Full disclosure: I am long equities, long TIPS, and long TBT as of the time of this writing.


Paul said...

$3 gas might still be enough to resume the calls of "drill here, drill now!" And this time the Left won't be able to pin it on "Bush's oil buddies." Perhaps our Community-Organizer-In-Chief will start to feel some heat.

Scott Grannis said...

Good point! Let's hope he begins to feel heat from every direction!

DownSouth said...


Please explain your comment "For TIPS fans, ..., and that in turn would probably drive the total CPI adjustment for this year higher than the TIPS market is hoping for."

Would a higher CPI adjustment necessarily lead to a change in TIPS pricing or simply a higher income stream?

Also, is a higher CPI adjustment more than the market is hoping for, or is it more than the market was expecting?

Thanks for a sensible and upbeat (when appropriate) view of the world.

Donny Baseball said...

Here is a prediction: at some point during Obama's first (hopefully only) term, gas prices will be a problem for him and he will raid the SPR in a desperate attempt to rein in prices at the pump. I don't know what price, $3 or $4, will do it, but I am 90% sure it will happen.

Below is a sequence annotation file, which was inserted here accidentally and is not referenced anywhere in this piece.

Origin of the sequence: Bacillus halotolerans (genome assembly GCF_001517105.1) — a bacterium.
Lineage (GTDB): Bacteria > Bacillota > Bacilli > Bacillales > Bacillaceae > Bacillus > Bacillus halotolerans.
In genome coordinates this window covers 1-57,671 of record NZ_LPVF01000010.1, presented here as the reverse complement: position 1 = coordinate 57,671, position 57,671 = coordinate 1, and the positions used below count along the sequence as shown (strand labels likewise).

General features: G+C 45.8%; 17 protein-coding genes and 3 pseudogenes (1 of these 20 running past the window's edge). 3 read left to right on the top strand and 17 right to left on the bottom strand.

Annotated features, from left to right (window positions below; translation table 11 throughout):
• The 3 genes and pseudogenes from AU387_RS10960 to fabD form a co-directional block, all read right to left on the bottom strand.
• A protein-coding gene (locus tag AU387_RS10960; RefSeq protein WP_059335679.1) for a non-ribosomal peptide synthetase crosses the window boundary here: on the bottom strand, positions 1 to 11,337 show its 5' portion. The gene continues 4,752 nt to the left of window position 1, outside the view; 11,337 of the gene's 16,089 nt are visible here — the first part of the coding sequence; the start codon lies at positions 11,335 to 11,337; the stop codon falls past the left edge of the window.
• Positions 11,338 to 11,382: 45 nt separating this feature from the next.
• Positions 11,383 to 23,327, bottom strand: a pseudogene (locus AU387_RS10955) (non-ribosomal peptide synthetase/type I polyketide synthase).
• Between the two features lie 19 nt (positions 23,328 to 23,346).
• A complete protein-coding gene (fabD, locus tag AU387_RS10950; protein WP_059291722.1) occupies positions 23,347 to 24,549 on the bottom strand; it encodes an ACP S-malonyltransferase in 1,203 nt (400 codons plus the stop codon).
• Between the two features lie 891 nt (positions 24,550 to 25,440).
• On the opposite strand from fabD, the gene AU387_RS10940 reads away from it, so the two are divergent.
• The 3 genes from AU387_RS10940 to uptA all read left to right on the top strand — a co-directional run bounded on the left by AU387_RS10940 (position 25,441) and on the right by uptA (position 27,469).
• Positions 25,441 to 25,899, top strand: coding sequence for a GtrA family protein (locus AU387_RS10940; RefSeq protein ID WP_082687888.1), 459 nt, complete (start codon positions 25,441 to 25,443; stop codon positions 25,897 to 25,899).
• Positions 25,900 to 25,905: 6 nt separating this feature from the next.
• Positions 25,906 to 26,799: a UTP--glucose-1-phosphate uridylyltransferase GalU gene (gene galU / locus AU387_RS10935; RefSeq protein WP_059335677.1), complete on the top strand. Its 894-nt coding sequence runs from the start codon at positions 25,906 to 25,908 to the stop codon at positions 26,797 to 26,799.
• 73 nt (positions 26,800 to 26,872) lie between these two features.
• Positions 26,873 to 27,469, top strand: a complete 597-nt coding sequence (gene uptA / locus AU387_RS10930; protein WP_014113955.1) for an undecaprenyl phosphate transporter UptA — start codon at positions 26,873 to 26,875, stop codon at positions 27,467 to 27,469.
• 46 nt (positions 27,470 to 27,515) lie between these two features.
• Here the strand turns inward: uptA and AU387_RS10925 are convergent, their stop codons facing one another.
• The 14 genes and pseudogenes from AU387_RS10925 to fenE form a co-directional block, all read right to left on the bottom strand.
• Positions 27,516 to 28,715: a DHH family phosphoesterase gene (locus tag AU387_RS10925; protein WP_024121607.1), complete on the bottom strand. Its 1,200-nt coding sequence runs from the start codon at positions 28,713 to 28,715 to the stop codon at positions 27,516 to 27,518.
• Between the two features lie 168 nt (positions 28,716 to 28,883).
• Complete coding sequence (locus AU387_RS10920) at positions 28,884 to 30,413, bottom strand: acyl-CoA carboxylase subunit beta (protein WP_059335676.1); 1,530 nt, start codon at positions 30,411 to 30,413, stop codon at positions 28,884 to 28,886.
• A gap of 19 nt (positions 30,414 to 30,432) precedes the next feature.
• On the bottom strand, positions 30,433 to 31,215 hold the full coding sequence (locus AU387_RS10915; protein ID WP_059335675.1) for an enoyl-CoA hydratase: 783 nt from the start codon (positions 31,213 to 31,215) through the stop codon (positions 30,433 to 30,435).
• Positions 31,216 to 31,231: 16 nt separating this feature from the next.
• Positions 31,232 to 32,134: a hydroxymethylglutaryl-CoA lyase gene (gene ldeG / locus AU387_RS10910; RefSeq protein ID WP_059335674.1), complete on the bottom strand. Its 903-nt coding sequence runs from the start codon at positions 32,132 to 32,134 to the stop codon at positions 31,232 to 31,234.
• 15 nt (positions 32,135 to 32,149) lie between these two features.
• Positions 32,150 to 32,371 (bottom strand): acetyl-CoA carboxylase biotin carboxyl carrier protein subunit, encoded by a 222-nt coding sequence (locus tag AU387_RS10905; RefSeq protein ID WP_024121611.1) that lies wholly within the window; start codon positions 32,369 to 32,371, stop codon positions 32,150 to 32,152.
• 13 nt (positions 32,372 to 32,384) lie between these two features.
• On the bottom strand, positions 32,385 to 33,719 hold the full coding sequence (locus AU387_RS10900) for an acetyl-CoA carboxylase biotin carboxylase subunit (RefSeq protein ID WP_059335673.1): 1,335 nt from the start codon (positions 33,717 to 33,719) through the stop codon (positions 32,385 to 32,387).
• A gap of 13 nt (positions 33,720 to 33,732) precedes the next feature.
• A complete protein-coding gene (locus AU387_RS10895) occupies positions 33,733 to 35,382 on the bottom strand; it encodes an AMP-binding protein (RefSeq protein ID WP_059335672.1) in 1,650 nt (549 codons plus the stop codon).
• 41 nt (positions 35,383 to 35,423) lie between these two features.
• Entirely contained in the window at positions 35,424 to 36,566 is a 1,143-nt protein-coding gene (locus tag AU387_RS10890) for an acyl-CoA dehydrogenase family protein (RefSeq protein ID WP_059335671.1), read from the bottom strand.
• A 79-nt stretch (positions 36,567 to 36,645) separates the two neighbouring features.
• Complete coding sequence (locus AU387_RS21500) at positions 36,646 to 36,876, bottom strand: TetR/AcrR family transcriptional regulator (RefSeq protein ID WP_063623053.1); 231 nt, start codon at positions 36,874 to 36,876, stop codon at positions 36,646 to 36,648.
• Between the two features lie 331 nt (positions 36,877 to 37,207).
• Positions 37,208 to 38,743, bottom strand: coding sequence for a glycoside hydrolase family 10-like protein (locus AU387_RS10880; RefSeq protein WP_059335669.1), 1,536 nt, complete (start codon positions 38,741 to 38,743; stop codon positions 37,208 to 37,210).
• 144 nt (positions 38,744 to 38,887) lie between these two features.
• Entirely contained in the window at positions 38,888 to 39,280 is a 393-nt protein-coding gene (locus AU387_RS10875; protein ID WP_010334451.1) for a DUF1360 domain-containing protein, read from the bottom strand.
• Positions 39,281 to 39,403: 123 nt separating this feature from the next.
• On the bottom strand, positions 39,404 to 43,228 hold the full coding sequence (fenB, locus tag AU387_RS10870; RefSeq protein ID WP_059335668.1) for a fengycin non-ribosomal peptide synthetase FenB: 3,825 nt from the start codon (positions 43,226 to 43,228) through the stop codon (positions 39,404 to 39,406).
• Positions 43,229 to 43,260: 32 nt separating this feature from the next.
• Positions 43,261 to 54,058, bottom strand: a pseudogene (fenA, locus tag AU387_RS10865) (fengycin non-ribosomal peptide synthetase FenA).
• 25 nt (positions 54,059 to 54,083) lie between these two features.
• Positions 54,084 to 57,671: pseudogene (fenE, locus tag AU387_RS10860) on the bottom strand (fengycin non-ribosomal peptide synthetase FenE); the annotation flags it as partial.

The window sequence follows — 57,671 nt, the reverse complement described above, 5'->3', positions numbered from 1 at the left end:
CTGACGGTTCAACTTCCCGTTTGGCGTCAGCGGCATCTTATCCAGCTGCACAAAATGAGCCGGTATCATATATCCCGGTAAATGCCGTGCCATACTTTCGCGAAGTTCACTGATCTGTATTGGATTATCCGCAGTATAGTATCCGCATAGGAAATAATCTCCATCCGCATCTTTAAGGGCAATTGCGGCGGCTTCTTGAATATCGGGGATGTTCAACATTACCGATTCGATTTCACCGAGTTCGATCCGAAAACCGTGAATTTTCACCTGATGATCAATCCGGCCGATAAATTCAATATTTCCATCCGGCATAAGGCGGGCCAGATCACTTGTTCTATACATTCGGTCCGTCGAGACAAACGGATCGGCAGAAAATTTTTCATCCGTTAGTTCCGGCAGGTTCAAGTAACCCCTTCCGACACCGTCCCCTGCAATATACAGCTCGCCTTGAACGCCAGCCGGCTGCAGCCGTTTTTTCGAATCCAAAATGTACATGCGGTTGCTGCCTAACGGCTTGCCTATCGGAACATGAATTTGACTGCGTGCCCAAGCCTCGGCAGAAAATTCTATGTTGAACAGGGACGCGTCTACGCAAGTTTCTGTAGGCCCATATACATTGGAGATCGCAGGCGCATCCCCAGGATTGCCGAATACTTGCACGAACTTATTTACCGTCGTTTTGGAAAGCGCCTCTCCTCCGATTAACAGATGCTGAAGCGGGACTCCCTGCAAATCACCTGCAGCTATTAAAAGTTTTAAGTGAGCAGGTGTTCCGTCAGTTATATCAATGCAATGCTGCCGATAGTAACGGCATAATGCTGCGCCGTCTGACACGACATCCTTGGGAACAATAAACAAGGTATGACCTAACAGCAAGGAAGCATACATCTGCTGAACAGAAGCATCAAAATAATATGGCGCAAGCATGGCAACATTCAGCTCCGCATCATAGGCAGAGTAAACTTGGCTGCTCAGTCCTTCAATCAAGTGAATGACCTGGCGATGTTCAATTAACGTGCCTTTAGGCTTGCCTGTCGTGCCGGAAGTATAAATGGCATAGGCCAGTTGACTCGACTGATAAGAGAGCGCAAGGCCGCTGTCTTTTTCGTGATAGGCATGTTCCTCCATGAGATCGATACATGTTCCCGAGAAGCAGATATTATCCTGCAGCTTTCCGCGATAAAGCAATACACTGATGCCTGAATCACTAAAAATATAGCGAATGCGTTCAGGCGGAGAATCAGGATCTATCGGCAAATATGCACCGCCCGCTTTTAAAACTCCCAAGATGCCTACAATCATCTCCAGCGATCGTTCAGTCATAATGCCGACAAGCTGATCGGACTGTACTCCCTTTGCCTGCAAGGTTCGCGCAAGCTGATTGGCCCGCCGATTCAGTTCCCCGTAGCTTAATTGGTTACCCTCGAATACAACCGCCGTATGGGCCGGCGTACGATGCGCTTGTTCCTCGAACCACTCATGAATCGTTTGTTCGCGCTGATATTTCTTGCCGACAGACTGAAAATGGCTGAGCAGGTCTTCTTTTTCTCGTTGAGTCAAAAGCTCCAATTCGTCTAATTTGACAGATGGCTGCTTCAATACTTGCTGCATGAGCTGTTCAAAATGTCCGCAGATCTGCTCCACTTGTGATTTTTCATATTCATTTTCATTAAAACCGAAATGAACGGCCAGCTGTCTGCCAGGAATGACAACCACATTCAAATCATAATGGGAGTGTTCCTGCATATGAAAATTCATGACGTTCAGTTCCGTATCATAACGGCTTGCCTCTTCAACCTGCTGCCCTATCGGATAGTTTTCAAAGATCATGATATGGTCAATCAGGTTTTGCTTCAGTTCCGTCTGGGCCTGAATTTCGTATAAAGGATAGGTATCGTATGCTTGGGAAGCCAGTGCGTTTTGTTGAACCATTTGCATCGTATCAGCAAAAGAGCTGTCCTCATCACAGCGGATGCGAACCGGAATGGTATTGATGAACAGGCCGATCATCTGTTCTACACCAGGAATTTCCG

Bill said...

Scott: Does your reference to real estate holdings indicate that you believe real estate to be a good hedge against future inflation? I personally think it is especially given the incredibly cheap prices if one buys now. What are your thoughts and what type real estate are you invested in?

Scott Grannis said...

Craig: A higher-than-expected inflation reading could drive TIPS prices higher (but not necessarily), and it would also give TIPS owners a higher yield.

Scott Grannis said...

Bill: I do think real estate is a good inflation hedge, especially now that prices have fallen so much. It's also nice that you can buy real estate at relatively low prices and finance the purchases at rates that are essentially the lowest we have seen in many decades.